Over the years, fats have gotten a bad reputation for their supposed role in the development of heart disease and clogged arteries. Not all fat is dangerous, which is why cutting saturated fatty acids from your diet is not something you must necessarily be in a hurry to do.
What are Saturated Fatty Acids?
Saturated fatty acids consist of chains of carbon atoms that are bonded to other chemical groups or atoms. Nothing can be added to these molecules without altering their chemical structure, a fact that makes them highly susceptible to damage from exposure to heat and air. Saturated fatty acids are found in a number of foods, particularly butter, fish, poultry, and lard. Some common forms of these acids include butyric (for which butter is named), lauric, myristic, stearic, and tridecylic.
Results of a Recent Study
Saturated fats have long been associated with an increase in heart disease, but emerging research indicates they are not as unhealthy as originally thought. A study published in the Annals of Internal Medicine reported that saturated fatty acids have little or no effect on one’s risk of heart disease. Neither do monounsaturated or polyunsaturated fats, which are often found in cooking oils. The real culprit when it comes to heart disease is trans fat, which is a leading ingredient in many fried foods. Trans fat is known to raise bad cholesterol levels while simultaneously lowering the amount of good cholesterol in the blood, thereby making heart disease more likely.
Benefits of Saturated Fats
You are probably relieved to know that saturated fatty acids are not associated with heart disease. What you’ll enjoy hearing even more is the fact that these acids may also provide numerous health benefits. For example, saturated fat causes the liver to “dump” its fat cells, which in turn helps it function more efficiently. The saturated fat from butter and coconut can help to strengthen the immune system by encouraging white blood cells to destroy certain bacteria and viruses. Men who regularly consume saturated fatty acids may even see an increase in their free testosterone levels.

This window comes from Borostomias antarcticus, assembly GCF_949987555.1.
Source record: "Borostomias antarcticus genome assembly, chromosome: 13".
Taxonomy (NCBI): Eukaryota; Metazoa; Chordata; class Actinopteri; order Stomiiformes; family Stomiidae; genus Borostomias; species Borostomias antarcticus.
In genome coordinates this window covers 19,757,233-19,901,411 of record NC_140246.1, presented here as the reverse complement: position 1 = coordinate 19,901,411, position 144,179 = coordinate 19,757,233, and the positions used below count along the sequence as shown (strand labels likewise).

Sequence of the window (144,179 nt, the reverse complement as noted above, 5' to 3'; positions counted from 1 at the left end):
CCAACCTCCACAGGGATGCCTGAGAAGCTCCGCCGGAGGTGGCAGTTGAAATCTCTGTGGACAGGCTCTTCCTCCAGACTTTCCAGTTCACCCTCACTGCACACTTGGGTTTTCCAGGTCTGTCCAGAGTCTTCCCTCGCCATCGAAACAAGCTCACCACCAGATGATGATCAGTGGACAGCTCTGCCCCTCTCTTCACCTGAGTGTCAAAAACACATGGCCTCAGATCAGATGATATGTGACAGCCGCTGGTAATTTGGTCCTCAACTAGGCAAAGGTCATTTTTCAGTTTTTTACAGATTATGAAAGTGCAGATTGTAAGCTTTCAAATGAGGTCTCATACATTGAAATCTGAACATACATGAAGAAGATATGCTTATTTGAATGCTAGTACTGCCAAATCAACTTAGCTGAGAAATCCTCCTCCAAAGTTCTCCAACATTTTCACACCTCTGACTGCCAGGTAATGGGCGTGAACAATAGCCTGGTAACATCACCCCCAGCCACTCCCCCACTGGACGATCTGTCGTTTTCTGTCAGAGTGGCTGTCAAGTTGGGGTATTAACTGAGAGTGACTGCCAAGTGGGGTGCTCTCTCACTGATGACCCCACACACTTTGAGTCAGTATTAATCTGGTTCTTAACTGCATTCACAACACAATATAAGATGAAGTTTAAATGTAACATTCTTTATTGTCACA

While saturated fatty acids can provide health benefits, it is important to note that all types of fat are high in calories. Gram for gram, saturated fat has more than twice the calories of carbohydrates or protein, meaning you should limit your intake when trying to lose weight. According to the American Heart Association, the way food is processed may determine how heart-healthy it is more so than the amount of saturated fatty acids it contains. They recommend limiting saturated fats and trans fats combined to no more than six percent of your total diet, and consuming plenty of fruits, vegetables, whole grains, nuts and fish on a regular basis.
When consumed in reasonable amounts, saturated fatty acids have little effect on the heart one way or another. So long as you monitor your total caloric intake and include a variety of healthy foods in your diet, you can enjoy them without feeling guilty about it.